Funds managed by the Birmingham office of the stockbroker Williams de Broe have risen by 6.2 per cent over the past year, despite the sinking equities market.
Williams De Broe’s chain of seven branches contributed profits of £4.8?million in 2008 to its parent company Evolution, down from £6.7?million in 2007.
“Individual client portfolios are going to be down,” said Adrian Quin, who heads the Birmingham office. “But our funds under management are substantially up even allowing for the market.
“We have been getting a lot of new mandates. Several have come from private banks, but we are also getting increasing support from IFAs who want some investment management.”
Williams de Broe now includes the investment management arm of Singer & Friedlander, once a considerable force in Birmingham, bought from the administrators of the Icelandic bank Kaupthing for £4.4?million.
It came with a staff of 40 and £1.1?billion of funds under management, taking Williams de Broe’s total to £3.4?billion, up from £2.8?billion at the end of 2007, said Alex Snow, Evolution’s chief executive.
“Williams de Broe is one of the fastest growing fund management businesses in the country,” he added. “I am sure there will be more opportunities to grow with new acquisitions this year.”
Mr Snow was commenting on full-year results in which a loss at the institutional investment operation Evolution Securities reduced the adjusted overall profit to £1.9?million from £22.1?million the year before. The statutory loss from continuing operations came in at £12.7?billion against a £3.2?million profit last time.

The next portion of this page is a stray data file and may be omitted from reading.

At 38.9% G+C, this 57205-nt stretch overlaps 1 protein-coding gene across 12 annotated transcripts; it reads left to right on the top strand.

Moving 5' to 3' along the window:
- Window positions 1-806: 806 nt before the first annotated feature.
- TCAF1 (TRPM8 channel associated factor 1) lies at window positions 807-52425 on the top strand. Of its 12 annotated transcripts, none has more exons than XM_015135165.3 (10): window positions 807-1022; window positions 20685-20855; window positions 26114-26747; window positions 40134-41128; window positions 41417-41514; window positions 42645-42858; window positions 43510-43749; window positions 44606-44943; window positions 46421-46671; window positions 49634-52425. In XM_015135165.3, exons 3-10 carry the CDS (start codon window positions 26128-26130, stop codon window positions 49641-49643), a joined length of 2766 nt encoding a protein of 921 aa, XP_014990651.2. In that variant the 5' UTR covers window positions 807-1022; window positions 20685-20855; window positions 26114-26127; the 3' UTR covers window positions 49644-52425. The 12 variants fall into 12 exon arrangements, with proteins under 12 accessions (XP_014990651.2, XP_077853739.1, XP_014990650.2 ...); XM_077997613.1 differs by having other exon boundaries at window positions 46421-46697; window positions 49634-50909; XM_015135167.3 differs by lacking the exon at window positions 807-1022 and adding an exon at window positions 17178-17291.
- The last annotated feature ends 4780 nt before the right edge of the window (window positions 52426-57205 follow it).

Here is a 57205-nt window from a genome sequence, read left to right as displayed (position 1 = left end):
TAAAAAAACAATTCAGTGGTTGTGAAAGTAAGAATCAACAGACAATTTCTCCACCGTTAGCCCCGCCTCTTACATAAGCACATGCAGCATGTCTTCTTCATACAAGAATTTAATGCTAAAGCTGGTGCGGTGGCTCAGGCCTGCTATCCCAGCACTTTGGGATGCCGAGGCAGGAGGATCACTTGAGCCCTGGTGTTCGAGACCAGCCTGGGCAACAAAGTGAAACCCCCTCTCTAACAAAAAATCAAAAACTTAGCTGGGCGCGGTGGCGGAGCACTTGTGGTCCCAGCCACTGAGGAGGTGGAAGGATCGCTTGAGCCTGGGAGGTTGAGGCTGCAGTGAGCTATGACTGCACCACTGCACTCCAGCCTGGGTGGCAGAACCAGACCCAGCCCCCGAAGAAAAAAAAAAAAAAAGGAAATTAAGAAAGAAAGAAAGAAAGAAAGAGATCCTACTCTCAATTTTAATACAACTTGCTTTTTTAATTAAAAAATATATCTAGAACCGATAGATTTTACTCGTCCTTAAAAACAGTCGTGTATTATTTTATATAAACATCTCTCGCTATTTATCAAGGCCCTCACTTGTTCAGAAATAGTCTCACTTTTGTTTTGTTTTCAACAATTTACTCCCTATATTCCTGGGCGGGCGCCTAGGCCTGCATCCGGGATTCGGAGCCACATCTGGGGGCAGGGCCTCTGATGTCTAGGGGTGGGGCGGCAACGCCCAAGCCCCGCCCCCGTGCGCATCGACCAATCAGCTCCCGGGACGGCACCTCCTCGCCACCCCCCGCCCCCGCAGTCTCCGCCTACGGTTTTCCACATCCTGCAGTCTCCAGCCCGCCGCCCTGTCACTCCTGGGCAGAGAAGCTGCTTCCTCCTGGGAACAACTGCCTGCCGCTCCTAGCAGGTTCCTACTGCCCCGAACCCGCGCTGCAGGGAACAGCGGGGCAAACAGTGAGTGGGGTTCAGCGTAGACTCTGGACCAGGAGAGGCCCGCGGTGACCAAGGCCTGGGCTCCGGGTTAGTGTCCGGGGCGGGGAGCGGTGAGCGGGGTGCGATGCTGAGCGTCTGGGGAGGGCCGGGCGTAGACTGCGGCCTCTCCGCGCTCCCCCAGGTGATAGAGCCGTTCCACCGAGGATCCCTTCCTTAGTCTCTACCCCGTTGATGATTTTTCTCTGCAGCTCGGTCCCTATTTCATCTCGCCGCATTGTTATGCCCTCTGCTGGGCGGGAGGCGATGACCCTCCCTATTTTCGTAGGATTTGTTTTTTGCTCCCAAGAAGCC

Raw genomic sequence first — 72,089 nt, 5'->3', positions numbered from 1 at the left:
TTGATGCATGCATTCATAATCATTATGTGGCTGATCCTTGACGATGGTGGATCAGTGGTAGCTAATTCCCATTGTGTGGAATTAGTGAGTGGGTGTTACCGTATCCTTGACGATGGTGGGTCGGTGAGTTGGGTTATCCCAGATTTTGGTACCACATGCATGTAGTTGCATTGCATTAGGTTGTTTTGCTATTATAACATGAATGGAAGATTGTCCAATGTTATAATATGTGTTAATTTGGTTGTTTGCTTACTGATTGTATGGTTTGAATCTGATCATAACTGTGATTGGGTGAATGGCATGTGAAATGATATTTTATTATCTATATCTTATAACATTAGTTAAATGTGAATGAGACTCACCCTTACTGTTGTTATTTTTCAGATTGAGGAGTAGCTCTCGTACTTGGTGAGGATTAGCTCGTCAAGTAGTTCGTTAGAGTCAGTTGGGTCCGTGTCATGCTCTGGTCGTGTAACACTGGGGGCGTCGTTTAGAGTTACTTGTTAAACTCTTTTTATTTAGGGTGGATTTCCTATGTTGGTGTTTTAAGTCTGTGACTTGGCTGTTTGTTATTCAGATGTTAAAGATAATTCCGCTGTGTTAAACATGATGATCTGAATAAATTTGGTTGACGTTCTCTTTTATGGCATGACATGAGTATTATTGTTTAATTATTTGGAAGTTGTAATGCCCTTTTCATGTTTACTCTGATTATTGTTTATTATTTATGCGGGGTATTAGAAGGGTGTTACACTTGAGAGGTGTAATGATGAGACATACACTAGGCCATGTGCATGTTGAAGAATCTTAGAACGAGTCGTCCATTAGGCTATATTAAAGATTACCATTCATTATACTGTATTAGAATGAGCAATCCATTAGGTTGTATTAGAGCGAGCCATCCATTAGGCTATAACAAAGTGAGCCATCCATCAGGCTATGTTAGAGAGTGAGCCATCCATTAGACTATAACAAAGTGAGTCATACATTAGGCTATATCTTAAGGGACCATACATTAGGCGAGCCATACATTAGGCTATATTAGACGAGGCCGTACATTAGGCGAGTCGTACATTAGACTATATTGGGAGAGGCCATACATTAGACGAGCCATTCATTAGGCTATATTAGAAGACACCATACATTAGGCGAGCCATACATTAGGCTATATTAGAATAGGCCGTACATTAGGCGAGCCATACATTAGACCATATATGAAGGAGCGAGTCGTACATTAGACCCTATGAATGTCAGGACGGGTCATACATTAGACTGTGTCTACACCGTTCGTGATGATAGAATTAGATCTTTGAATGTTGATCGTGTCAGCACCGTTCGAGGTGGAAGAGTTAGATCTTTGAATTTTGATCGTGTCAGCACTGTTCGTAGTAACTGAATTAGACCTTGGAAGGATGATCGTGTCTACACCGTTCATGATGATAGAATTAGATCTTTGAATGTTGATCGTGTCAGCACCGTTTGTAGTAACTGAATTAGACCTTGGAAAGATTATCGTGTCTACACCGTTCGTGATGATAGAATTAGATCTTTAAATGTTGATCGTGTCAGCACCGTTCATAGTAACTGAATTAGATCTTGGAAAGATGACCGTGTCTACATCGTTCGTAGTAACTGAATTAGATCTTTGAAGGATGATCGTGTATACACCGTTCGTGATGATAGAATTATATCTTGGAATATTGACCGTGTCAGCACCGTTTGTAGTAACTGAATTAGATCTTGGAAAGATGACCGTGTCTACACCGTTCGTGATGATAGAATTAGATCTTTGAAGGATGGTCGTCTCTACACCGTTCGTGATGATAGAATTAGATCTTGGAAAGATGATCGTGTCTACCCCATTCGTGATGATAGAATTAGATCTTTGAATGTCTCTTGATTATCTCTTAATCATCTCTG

Total income across the group was down by 25 per cent at £65.2?million.
Despite that, Evolution is raising its final dividend by two per cent to 1.27p, making the year’s total 2.02p, a five per cent increase.
“The first quarter of this year has been very encouraging,” Mr Snow pointed out. “All our business units are profitable.
“I am very confident that we will pay an increased dividend, covered by cash earnings for 2009.”
That helped the shares to go 5.75p ahead to 103.75p. They have now recovered from a low of 64.75p to within 7p of their 12-month high and yield just under two per cent.
Martin Gray, Evolution’s chairman, described last year’s market conditions as “the most demanding for generations”.
“The group’s businesses have not been immune from the effect of these challenges,” he added.
“Our long-established policy of maintaining a very strong and liquid balance sheet has been validated, and during the year has enabled us to make a significant acquisition and to continue the recruitment of quality people to position our businesses for future growth.
“As we have done that, we have taken a conscious decision to reward (both to retain and motivate) those people we need for the future. Equally we have continued to significantly reduce our cost base where appropriate.”